‘Suits’: Season 1 DVD review

Set in the world of corporate law, Suits is a smart and stylish American import that has been doing the numbers for Dave.

In order to enjoy this show, you need to cope with one rather preposterous conceit; that a young pot-smoking college dropout with an eidetic memory, but who has not actually been to law school, could pass himself off as a rookie lawyer in a law firm where everyone else is a Harvard graduate. Once you swallow this, prepare for a highly enjoyable ride.

Mike Ross (Patrick J. Adams) enters the cutthroat corporate offices of Pearson Hartman as a junior associate. He is a little naïve and perhaps lacks the killer instinct, but makes up for it with his sharp wits and feats of memory.

Mike’s professional life runs parallel with a complex personal situation centring on a fractious relationship with duplicitous best friend Trevor (Tom Lipniski) and some pretty heavy chemistry with Trevor’s girlfriend Jenny (Damages star Vanessa Gray).

Suave Harvey Specter (Gabriel Macht) on the other hand is an experienced ‘closer’, a poker faced legal bigwig at the top of his game. A master manipulator with balls of steel and an ego to match, Harvey is the hard-headed lawyer parachuted in to the final stages of a complex business deal or merger, providing the leverage to ensure a client gets the best possible deal.

Using whatever means are necessary and often operating on the fringes of legality, Harvey is cool, devious and ruthless. Resisting the need for an apprentice at all, he takes a change on Ross as he spies a person able to think on his feet and keep up, as opposed to all the dreary Harvard Law School clones on offer.

Soon immersed in the twin worlds of corporate law and office politics, Mike is instantly enamoured by the gorgeous but distant paralegal Rachael Zane (Meghan Markle). He also takes on the role of whipping boy for the office politics of Louis Litt (Rick Hoffman), fellow partner and Harvey’s bitter rival.

In addition, there is the firm’s intimidating boss to deal with, the fiercely impressive Jessica Pearson (Gina Torres of Firefly and Angel), as well as a host of other junior associates envious of his position as Harvey’s chosen one.

With razor sharp wit and smart dialogue that is highly film and TV literate, this is comedy-drama with a heart. Suits strikes a good balance between some cracking legal ‘case of the week’ plots and an ongoing story that provides plenty of twists and turns.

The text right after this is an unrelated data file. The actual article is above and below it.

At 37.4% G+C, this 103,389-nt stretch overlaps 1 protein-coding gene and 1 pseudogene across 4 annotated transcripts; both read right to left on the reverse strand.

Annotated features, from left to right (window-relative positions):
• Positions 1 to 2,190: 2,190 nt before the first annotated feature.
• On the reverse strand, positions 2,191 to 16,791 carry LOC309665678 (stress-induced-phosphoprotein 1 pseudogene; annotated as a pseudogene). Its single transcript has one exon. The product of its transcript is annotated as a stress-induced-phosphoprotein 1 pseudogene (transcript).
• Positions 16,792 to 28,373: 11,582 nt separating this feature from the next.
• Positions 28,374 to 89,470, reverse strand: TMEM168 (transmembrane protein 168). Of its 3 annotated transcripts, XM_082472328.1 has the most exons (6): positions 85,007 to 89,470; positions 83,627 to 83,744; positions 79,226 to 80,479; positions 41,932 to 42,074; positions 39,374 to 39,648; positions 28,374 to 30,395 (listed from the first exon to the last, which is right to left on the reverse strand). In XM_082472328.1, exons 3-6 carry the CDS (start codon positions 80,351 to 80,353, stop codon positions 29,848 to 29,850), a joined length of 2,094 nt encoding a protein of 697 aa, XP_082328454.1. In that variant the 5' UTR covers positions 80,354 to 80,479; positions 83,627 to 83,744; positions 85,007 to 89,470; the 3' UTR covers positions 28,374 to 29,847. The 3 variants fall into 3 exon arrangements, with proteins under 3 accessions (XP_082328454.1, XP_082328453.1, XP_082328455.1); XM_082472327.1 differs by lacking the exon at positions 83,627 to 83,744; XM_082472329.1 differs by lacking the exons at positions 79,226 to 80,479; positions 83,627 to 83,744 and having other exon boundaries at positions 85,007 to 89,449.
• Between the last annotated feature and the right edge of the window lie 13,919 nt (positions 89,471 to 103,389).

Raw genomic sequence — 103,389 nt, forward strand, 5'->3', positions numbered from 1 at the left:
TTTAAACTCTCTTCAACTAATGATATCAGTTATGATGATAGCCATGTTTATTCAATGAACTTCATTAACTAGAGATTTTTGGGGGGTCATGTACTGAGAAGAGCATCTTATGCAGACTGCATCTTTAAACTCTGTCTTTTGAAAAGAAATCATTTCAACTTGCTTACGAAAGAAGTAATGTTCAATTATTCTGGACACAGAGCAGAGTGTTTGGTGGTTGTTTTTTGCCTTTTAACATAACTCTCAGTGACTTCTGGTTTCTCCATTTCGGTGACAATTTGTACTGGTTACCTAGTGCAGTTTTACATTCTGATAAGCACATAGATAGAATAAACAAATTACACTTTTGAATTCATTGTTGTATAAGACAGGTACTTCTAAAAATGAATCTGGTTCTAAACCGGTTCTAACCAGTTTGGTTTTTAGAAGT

The charismatic central paring grows across the series into a working relationship of mutual respect. Ross is smart enough to call his superior on bad decisions and his apparently emotionless attitude to the work. Harvey, for his part, learns to trust the younger man’s empathic instincts as well as his own.

While it is difficult to find fault in the casting, as there are impressive performances across the board, the standout star is undoubtedly Gabriel Macht. Harvey Specter is a terrifically well-judged creation; steely but likeable, edgy and yet capable of great generosity. His easy rapport with hyper-efficient PA Donna, an almost other worldly Sarah Rafferty, is a joy to watch and ripe for future development.

Cult TV viewers can look forward to a few treats, with guest appearances from former Star Trek franchise regulars Tim Russ (Voyager’s Tuvok) and John Billingsley (Enterprise’s Dr Phlox). In a later episode, there is also a fantastic turn from Gary Cole (American Gothic, The West Wing) as Harvey’s former boss, a shady District Attorney out to protect his legacy at Harvey’s expense.

With a second series of sixteen episodes in production, the future of Suits looks bright.

Extras: The set’s primary extra is an alternate cut of the pilot episode, which suffered a few trims for the American market. It comes complete with a commentary track, as does the final episode, Dog Fight, featuring Patrick J. Adams (Mike), Gabriel Macht (Harvey), creator/writer Aaron Korsh and producer David Bartis. In both cases, the commentaries provide a wealth of behind the scenes titbits and plenty of discussion on the differences between the New York shot pilot the subsequent Toronto made series.

Deleted scenes are included for eight episodes showcasing a few nice character beats and moments, though most are fairly insubstantial except for a rather wonderful scene in Episode 11 where Donna crosses Harvey. In addition, there is a four-minute blooper montage featuring the usual line-slips and general silliness.

Released on DVD on Monday 30th April 2012 by Universal Pictures UK.

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